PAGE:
Rocky Marciano, in dark trunks, has had thirty-six professional fights, thirty-one by knockout. For much of the 20th century, boxing was king. Names like Ali, Frazier, Foreman, Tyson, built upon the legacy of the likes of Braddock, Graziano, Louis and a legion of others, who electrified a sport that while still popular worldwide, has suffered a steady decline in this country. But now two Brits, father and son, Barry and Eddie Hearn, have come to America with dreams of breathing new life into the sweet science. Yeah. This is the sort of the big move for us really. We cracked the UK and now we’re trying to crack America as well, particularly with the boxing. Not easy with boxing. Very difficult. A lot of dead bodies on that road. Probably the hardest thing you could try and crack here. Ultimately, this is a huge card. Three world… Forty-year-old Eddie Hearn, is one half of Matchroom Sport, a global promotional empire born in the early eighties by his now 71-year-old father Barry The main man. Bar none. whose wily charm and brass-knuckle deals turned blue-collar sports into a pot of gold. The latest, a record one-billion contract to promote fights for DAZN Tick off all the sports that Matchroom is involved with in some way, shape or form. We have around 700 event days a year. Snooker. Obviously boxing. We do fishing programs. Come to daddy. We do bowling programs. We own the PGA Euro Pro Golf Tour. We do ping pong world championships. We of course own the world of darts. Magnificent! Nigel van Gerwen! Ah yes, darts. In the dozen sports they dominate, darts undoubtedly sums up the bulls-eye to their success. What did you do with darts that had never been done before? I looked on darts as WWE, but real. made sure the camera positions meant that a lot of people got seen on TV for one second. Oh astonishing! So when they went back to their normal lives, they told their friends. They spread the gospel because word of mouth is still better than any form of advertising, any form of media buys. Add in the party, add in the involvement of the fans where they become as much of the show as the players themselves. The ratings improve, so sponsors say, “Can we have some more?” So we sell out shows now one year ahead of the show being staged. Sold. Darts. Darts. Sold. 80,000 tickets sold in one day for next year’s World Darts Championships. 18,000? 80,000. 8 – 0 thousand. 8 – 0? 8 – 0 thousand tickets sold in one day and the reason being is people don’t want to miss a great show. Boxing fans in the states are just now getting a taste of what the Hearns have been selling for years. As Eddie grew up, Barry, a workaholic former accountant, groomed his son in his own image, a chip off the old block. I was always looking for the angle cause I grew up wanting to be rich. As simple as that. I didn’t want to be poor. And at the top of the hill was these big houses. “Oh shit! You know, I want one of them.” I didn’t know I was going to be able to go back and buy the entire town. If you’re not the smartest kid on the block, work harder than the smartest kid on the block. So what I’ve installed in Eddie is we don’t give up. We want to win every single argument out there. We will judge ourselves by budgets and profit and loss accounts, TV ratings, customer satisfaction. Put those all ingredients in, it’s just common sense, isn’t it? So tell me about the fight when Eddie was sixteen. You wanted to teach him a few lessons. He was a bit too cocky. Uh, and he was trouble. He was trouble. And I just wondered “Have I created something that I spent my early years fighting against?” So I needed to find out, not just love and kiss and happy birthday. I need to find out what type of person he really was. But I thought, “What’s he gonna do? What are we gonna do? Just move around?” Is he really gonna hit me? Yeah. Like, cause you wouldn’t do that to your son. Any normal person would you, you know, really? And the bell went I remember the buzzer and he sort of come out and he hasn’t got the greatest temper, it’s much more chilled now. And he’s coming in and I’m sort of backed up like this and he’s just you know, raining these shots down on me. I’m thinking, “Jesus. He’s for real!” So I just had to sort of take it back him up, and there’s one left up to the body and he took a knee, and I thought, “Hold on.” I felt quite bad, you know? And then he got up and he went for me again. And then there was two more and then it was…it was over. You know, I don’t think either of us are really Harvard school geniuses. An unprecedented crowd… Eddie, you’ve been incredibly successful in the UK. You had 90,000 in Wembley. 80,000 in Wales. So what have the other promoters been missing in the US that you found in the UK? What we’re finding out is that one boxing’s not particularly cool. I remember the first time we started playing music in between rounds. And he sort of turned, “What is this? What is this?” And I look around and everyone’s up, dancing, partying, you know? And of course they don’t develop the personalities… Look at this. Philly stand up! …and the brands of the fighters enough. All sports are about personalities. You need to identify the heroes, the villains, the good guys, the bad guys. We are in a soap opera world, a reality TV world, and that’s the audience we’ve got to aim for. I always say to my team, “Watch and follow the UFC in terms of what they do, how they position the sport, how the brand is in a sport,” and that’s exactly what we’re trying to do globally for Matchroom. Sweeping right! Eddie Hearn has been willing to take his fighters, such as Anthony Joshua… Oh, Joshua goes down! …and put them in competitive fights that are challenging to these guys. But what has the result been? The result has been compelling action in the ring. Matchroom is not only changing the game for fans, they’re looking to break the shackles that have long left boxers at the mercy of their promoters. I was criticized the other day for comparing boxing with the slave trade. And the reason why they criticized me is because they didn’t understand or have the experience to understand what is the history of boxing. The balance of power shifted and one of the reasons it shifted is because we’ve let it shift. Because I believe in terms of longevity of relationships, you need to give the fighter control and power. They’re the one going in there fighting. That’s my mindset. I’m, I’m working for you. Floyd Mayweather said once, “I’m not signing no f’n slave contract,” which is why I used that phrase. Because in the past, and I’m only going back 20-30 years, the fighters didn’t have any control The control was with the promoters. They generally abused that control. Mike Tyson lost $400 million. Joe Louis ended up as a greeter at a casino, one of the greatest heavyweights. This is unacceptable to me because all sportsmen with ability are my heroes. So the way it works now at the top end, the fighter owns the show. To date, the star of the Hearns’ show has been heavyweight Anthony Joshua, who’s already earned $60 million, plus an estimated $30 million more for his upcoming rematch against Andy Ruiz Jr. in Saudi Arabia. I’m fighting in front of so many people. When I’m getting punched, no one can feel it for me. So I have to explain to you how it felt and we have to work on making it better or avoiding that punch. So it’s important for that athlete to be heard. That’s my mentality when I work with a fighter. You’re the boss. And that’s very, very different. But they love that and they love to be involved in the decision making. Not so much that they tell me how to design a poster, or where the fight should be held, or when it should go on sale, or what the ticket prices should be, but keep them involved. And this showed that when I go in there, I’ve got to earn my buck. Ruiz mixes it up. Good uppercut and a hook puts Ruiz down! This isn’t like scripted. And we’ve got that relationship with Anthony Joshua as well. But you know the mindset now of the boxer, I mean I’m sort of renowned for being emotionally involved with fighters. Keep your chin down! If I’m emotionally invested in a fighter, I’ll do a much better job for them. In our forty years in the boxing business, we have never had one fighter take action against us for any misdemeanor. That’s forty years of integrity. The hardcore fans know exactly who we are. Yeah, Eddie Hearn’s the biggest promoter in boxing right now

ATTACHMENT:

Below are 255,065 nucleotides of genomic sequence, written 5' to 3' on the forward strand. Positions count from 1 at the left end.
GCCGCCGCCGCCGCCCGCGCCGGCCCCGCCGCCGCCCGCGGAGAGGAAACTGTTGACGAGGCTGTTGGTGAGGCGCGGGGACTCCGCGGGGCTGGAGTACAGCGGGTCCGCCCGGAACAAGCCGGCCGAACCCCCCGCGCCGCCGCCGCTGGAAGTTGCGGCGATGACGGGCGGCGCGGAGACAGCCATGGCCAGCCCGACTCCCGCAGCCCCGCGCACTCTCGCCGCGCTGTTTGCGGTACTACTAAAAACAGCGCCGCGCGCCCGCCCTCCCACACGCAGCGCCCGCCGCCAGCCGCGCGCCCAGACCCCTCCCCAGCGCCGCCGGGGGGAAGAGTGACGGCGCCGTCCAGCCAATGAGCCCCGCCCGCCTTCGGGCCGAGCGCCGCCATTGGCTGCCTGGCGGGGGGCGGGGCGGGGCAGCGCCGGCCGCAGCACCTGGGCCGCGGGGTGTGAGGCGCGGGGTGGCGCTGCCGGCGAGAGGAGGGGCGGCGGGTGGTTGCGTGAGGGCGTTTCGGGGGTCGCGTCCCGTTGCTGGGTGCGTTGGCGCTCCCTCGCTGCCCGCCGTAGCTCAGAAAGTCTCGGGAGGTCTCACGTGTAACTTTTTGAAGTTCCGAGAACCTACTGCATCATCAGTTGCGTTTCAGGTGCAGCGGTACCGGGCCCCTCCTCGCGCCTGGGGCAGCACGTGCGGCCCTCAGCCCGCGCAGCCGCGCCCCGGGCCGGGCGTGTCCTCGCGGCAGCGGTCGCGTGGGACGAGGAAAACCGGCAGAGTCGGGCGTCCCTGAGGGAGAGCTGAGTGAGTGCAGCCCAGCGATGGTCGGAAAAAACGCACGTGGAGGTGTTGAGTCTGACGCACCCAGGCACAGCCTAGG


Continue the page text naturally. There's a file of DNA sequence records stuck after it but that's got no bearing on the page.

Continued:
for that brand. Definitely. You can’t know boxing in the UK without knowing Eddie Hearn, Barry Hearn. Because he’s just got that sort of, you know, he’s got an eye for talent and he knows how to put on a good show. The casual fans are the ones that don’t know about Matchroom. They don’t know about DAZN. That’s the big piece of the market and they’re the people we have to reach out to. It’s a long journey and it’s going to cost billions of dollars to do, but if it works, and I suggest it will in the same way that Amazon and Netflix will work with this new age consumer, they will create a global business the size of which, beyond even my rather creative imagination. Joshua with a ripping right hand.